A successful approach requires a challenge at its roots to the outdated 20th-century integrationist philosophy inside the EU, commonly called “more Europe”. This challenge should be in the interests of Europe as a whole, not just the British, and, if properly formulated, will have many allies around the Union. The old “more Europe” doctrine is still being attempted with the fiscal pact, as we have already heard today. Time will show that this, too, will no longer work, not least because of the huge and still growing divergences between eurozone economies within the eurozone.
To make the case effectively and profoundly for an alternative path or model for the EU, we need to draw on disciplines far outside the normal confines of diplomacy. Scientists tell us every day that this is now an age not of centralism, top-down plans and blueprints but of self-assembly, self-replication and legitimacy built from the bottom up. The same applies, I suspect, between peoples. As the Prime Minister put it a year or so ago, in today’s world, we need,
“the flexibility of a network, not the rigidity of a bloc”.
As I have said, the key concept that we need in establishing the relationship between member states and the EU institutions is differentiation. The treaties invite us to think of powers and competences in chunks and groups which are frankly out of date. Areas such as social policy and employment policy are 20th-century categories. In today’s world, they can be far more separated and disaggregated in deciding which functions should be of common concern, which should rest at national level—where the subsidiarity concept can be effectively applied, which it has not been in the past —and which should be tackled at a far-wider-than- Europe level. The same could apply to agriculture and environmental policies, which nowadays break down into all sorts of new categories.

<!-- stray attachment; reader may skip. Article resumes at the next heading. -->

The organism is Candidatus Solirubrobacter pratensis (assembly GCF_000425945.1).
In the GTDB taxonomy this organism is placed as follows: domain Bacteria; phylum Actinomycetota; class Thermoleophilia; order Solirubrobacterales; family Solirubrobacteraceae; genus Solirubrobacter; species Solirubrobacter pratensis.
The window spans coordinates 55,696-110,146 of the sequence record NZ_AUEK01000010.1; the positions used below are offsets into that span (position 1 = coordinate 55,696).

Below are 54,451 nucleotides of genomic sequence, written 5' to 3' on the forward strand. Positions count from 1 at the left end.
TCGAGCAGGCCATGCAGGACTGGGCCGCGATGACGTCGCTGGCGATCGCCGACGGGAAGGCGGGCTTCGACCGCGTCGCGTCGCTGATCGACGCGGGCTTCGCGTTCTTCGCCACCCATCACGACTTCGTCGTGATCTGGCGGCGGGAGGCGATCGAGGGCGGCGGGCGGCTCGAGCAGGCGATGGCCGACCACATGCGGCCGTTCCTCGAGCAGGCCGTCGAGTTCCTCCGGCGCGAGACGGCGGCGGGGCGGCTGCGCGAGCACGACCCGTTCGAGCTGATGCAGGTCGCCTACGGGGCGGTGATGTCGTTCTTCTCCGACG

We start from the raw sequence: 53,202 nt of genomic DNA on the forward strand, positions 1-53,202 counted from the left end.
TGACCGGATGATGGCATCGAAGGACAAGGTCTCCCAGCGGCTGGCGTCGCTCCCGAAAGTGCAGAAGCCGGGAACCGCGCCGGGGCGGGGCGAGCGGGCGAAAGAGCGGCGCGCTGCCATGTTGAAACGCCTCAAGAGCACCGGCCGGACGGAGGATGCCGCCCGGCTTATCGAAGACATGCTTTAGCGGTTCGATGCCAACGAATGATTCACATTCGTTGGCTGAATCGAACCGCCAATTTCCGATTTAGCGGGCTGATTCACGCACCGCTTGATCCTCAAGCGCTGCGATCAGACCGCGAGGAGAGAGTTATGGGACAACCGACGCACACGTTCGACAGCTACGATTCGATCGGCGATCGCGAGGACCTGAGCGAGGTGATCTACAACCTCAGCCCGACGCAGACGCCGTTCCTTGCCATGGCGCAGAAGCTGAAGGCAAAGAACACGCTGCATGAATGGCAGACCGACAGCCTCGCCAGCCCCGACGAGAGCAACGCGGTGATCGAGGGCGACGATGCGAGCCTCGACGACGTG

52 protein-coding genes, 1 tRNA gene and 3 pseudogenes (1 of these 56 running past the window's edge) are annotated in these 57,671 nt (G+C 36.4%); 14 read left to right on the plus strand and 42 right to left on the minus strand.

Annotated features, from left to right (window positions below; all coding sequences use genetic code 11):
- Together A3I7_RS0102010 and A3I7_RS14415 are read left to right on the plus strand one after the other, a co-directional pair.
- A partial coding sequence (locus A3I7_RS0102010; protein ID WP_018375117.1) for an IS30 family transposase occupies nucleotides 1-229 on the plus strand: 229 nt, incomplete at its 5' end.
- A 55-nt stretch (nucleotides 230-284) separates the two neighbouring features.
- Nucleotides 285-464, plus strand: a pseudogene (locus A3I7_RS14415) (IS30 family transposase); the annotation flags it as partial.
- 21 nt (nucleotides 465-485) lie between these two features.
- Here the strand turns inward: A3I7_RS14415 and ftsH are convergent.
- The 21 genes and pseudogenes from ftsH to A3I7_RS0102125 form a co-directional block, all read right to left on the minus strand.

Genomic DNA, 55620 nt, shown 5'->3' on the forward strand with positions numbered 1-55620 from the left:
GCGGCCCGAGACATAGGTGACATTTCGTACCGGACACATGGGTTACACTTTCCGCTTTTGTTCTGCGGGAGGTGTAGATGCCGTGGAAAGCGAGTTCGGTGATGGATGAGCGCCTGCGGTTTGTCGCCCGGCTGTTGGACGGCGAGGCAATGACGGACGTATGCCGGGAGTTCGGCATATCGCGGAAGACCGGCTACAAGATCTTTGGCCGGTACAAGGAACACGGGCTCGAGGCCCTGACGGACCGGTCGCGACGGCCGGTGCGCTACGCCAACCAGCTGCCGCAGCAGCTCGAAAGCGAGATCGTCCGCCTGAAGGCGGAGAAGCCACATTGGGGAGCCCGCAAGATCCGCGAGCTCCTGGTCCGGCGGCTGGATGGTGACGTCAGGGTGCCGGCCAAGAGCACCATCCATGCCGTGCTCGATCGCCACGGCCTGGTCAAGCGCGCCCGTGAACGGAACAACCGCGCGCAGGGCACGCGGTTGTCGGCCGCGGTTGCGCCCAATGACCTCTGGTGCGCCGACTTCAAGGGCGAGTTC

I am frankly puzzled by some aspects of the steps being taken towards a banking union within the eurozone countries. They are by no means guaranteed success. This is one more attempt—there will be many to come—to cope with the chronically sick euro system. In fact, a supervised banking union is a classic example of a set of functions that need to be handled globally, not regionally, as our financial experts in the City of London know well. That is why we have had Basel I, II and now III, to police and regulate banking practices the world over. I am glad that we are keeping our own globally-related financial system well clear of this narrow banking union endeavour, although with the appropriate safeguards against discrimination within the single market, as we heard from the Minister.